## Figures

## Abstract

### Background and objective

The distribution of the newly developed vaccines presents a great challenge in the ongoing SARS-CoV-2 pandemic. Policy makers must decide which subgroups should be vaccinated first to minimize the negative consequences of the pandemic. These decisions must be made upfront and under uncertainty regarding the amount of vaccine doses available at a given time. The objective of the present work was to develop an iterative optimization algorithm, which provides a prioritization order of predefined subgroups. The results of this algorithm should be optimal but also robust with respect to potentially limited vaccine supply.

### Methods

We present an optimization meta-heuristic which can be used in a classic simulation-optimization setting with a simulation model in a feedback loop. The meta-heuristic can be applied in combination with any epidemiological simulation model capable of depicting the effects of vaccine distribution to the modeled population, accepts a vaccine prioritization plan in a certain notation as input, and generates decision making relevant variables such as COVID-19 caused deaths or hospitalizations as output. We finally demonstrate the mechanics of the algorithm presenting the results of a case study performed with an epidemiological agent-based model.

### Results

We show that the developed method generates a highly robust vaccination prioritization plan which is proven to fulfill an elegant supremacy criterion: the plan is equally optimal for any quantity of vaccine doses available. The algorithm was tested on a case study in the Austrian context and it generated a vaccination plan prioritization favoring individuals age 65+, followed by vulnerable groups, to minimize COVID-19 related burden.

### Discussion

The results of the case study coincide with the international policy recommendations which strengthen the applicability of the approach. We conclude that the path-dependent optimum optimum provided by the algorithm is well suited for real world applications, in which decision makers need to develop strategies upfront under high levels of uncertainty.

**Citation: **Bicher M, Rippinger C, Zechmeister M, Jahn B, Sroczynski G, Mühlberger N, et al. (2022) An iterative algorithm for optimizing COVID-19 vaccination strategies considering unknown supply. PLoS ONE 17(5):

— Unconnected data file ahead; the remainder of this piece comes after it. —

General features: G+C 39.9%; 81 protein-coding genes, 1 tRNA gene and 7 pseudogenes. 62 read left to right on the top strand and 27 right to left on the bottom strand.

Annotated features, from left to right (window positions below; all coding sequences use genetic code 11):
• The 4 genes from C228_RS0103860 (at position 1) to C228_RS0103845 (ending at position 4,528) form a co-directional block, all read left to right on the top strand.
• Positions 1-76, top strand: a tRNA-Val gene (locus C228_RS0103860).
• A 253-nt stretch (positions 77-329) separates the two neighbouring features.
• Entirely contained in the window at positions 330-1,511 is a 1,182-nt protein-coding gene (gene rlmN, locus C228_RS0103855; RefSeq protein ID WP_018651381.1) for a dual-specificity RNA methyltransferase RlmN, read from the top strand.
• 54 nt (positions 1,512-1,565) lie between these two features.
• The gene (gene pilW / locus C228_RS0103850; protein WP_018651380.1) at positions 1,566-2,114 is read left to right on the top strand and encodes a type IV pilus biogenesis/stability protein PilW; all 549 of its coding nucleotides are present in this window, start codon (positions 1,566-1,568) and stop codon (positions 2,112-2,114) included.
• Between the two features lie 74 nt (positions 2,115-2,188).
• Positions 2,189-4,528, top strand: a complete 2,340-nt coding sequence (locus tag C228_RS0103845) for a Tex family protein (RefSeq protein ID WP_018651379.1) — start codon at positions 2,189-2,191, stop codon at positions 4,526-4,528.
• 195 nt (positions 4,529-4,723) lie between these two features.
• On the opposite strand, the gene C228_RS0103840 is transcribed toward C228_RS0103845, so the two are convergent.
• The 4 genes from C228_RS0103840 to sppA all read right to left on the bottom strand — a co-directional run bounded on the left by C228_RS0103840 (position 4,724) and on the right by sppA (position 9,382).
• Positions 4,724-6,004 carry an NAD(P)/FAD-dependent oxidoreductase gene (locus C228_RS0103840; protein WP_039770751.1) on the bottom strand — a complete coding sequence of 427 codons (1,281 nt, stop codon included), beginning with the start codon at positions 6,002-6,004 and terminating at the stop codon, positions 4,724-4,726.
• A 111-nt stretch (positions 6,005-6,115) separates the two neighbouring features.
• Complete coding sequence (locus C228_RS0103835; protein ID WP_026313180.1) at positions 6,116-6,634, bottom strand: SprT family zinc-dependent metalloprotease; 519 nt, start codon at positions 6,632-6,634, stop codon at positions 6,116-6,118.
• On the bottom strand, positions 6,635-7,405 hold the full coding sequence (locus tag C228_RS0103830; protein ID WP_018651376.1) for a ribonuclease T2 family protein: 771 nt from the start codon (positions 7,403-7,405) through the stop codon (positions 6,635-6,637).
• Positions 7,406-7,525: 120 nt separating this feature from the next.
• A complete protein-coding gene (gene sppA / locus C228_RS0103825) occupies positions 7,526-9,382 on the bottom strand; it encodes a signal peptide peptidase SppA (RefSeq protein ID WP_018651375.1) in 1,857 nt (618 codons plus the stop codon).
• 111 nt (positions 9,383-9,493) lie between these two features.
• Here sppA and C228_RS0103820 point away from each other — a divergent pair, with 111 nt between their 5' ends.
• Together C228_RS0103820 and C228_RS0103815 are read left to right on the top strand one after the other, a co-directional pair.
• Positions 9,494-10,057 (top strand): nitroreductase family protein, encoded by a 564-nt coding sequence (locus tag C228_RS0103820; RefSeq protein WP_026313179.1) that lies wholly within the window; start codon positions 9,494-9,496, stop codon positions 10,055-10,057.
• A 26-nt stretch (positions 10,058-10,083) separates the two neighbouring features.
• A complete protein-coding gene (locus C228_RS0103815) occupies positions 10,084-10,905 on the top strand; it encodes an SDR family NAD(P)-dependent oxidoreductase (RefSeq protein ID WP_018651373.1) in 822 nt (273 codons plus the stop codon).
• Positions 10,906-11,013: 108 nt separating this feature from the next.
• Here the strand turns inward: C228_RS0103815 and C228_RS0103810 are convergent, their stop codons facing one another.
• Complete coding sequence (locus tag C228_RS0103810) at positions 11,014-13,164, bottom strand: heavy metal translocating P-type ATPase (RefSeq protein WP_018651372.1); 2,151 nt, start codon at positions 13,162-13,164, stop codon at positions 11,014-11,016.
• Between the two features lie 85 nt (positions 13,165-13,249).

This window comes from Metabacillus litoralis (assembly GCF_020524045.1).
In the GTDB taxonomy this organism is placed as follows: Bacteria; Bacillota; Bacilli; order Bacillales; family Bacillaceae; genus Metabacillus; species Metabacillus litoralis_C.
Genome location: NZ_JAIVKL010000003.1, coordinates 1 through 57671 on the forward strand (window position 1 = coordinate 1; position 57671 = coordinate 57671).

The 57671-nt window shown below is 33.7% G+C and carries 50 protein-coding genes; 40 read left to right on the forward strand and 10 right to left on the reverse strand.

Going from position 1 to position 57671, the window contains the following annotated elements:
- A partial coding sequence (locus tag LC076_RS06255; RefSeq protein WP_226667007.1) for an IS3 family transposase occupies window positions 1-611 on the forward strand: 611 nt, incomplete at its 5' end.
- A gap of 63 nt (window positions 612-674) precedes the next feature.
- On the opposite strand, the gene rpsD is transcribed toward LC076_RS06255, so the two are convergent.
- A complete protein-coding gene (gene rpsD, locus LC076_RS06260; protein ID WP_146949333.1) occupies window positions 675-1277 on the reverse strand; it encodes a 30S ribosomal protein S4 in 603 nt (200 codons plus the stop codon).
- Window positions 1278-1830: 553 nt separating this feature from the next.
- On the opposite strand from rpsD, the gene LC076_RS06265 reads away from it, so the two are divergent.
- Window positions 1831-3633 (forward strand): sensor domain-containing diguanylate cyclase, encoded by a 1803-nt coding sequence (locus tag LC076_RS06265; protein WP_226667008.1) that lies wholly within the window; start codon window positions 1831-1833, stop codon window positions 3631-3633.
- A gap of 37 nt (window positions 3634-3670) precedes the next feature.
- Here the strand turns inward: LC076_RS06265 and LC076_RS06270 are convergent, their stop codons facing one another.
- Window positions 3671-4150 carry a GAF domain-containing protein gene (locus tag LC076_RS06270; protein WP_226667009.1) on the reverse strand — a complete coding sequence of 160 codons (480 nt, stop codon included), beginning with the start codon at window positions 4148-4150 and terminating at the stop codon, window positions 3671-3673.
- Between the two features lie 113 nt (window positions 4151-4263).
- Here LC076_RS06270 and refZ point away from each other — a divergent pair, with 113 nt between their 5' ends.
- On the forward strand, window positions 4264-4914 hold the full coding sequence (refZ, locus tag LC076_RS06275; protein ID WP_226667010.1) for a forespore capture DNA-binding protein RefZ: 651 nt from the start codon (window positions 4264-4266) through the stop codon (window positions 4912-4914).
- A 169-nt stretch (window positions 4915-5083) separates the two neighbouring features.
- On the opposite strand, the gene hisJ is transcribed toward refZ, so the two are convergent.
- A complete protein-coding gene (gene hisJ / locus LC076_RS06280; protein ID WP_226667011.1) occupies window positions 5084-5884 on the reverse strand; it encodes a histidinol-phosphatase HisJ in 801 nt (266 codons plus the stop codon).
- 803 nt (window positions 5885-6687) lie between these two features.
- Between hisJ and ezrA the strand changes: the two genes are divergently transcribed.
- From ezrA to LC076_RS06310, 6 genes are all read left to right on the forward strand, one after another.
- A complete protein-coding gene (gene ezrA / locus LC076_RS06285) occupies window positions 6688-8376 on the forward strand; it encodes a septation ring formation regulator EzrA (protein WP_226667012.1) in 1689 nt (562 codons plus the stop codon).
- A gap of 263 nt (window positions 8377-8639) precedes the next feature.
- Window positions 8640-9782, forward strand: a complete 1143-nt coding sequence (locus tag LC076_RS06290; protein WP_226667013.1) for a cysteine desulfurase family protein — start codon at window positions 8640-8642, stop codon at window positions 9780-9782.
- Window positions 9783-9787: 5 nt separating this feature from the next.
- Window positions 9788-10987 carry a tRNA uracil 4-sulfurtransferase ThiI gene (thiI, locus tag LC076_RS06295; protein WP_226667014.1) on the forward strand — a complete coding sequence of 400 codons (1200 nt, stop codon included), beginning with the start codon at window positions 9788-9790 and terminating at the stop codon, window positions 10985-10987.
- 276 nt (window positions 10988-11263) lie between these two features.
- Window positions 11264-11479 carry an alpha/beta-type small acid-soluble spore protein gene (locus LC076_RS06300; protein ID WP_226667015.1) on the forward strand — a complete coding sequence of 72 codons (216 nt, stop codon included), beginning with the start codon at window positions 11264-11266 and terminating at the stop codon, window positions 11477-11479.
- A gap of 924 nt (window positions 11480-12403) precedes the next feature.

e0265957.
https://doi.org/10.1371/journal.pone.0265957

**Editor: **Yong-Hong Kuo,
University of Hong Kong, HONG KONG

**Received: **November 5, 2021; **Accepted: **March 10, 2022; **Published: ** May 2, 2022

**Copyright: ** © 2022 Bicher et al. This is an open access article distributed under the terms of the Creative Commons Attribution License, which permits unrestricted use, distribution, and reproduction in any medium, provided the original author and source are credited.

**Data Availability: **This work highlights the methodological background of a model-based vaccination study published in https://doi.org/10.3390/vaccines9050434. Therefore specific data are not in the focus of this work. We also show results of a case study for which underlying data can be found in a git repository under https://git.dwh.at/mlandsiedl/Vaccination-Strategy-Optimizer-Data.

**Funding: **This research was funded by the Gordon and Betty Moore Foundation through Grant(GBMF9634) to Johns Hopkins University to support the work of the Society for Medical Decision Making COVID-19 Decision Modeling Initiative and partially funded by the Austrian Federal Ministry for Digital and Economic Affairs BMDW and handled by the Austrian Research Promotion Agency (FFG) within the Emergency Call for research into COVID-19 in response to the SARS-CoV-2 outbreak (CIDS -- Concurrent Infectious Disease Simulation) (881665). The authors acknowledge TU Wien Bibliothek for financial support through its Open Access Funding Programme. The authors had complete and independent control over study design, data collection and analysis, interpretation of data, report writing, decision to publish, and preparation of the manuscript.

**Competing interests: ** The authors have declared that no competing interests exist.

## 1 Introduction

By summer 2020, medical trials showed that the first candidates for vaccines are effective against COVID-19. At this time, countries worldwide needed to prepare the start and logistics of the vaccination process, requiring many decisions under uncertainty. A key decision at that time was to define which population groups should be vaccinated first under limited supply in order to be most efficient in terms of reducing the COVID-19 related burden.

The key element of this decision is that different person groups play different roles in the epidemic: While, for example, young adults can be considered as driving forces of the disease spread due to their increased number of daily contacts (see [1]), elderly are more vulnerable to suffer severe disease progressions. Consequently, prioritization of either of the groups would reduce the burden of disease in a direct (i.e. vaccination of risk groups) or indirect (i.e. reducing the disease prevalence) way.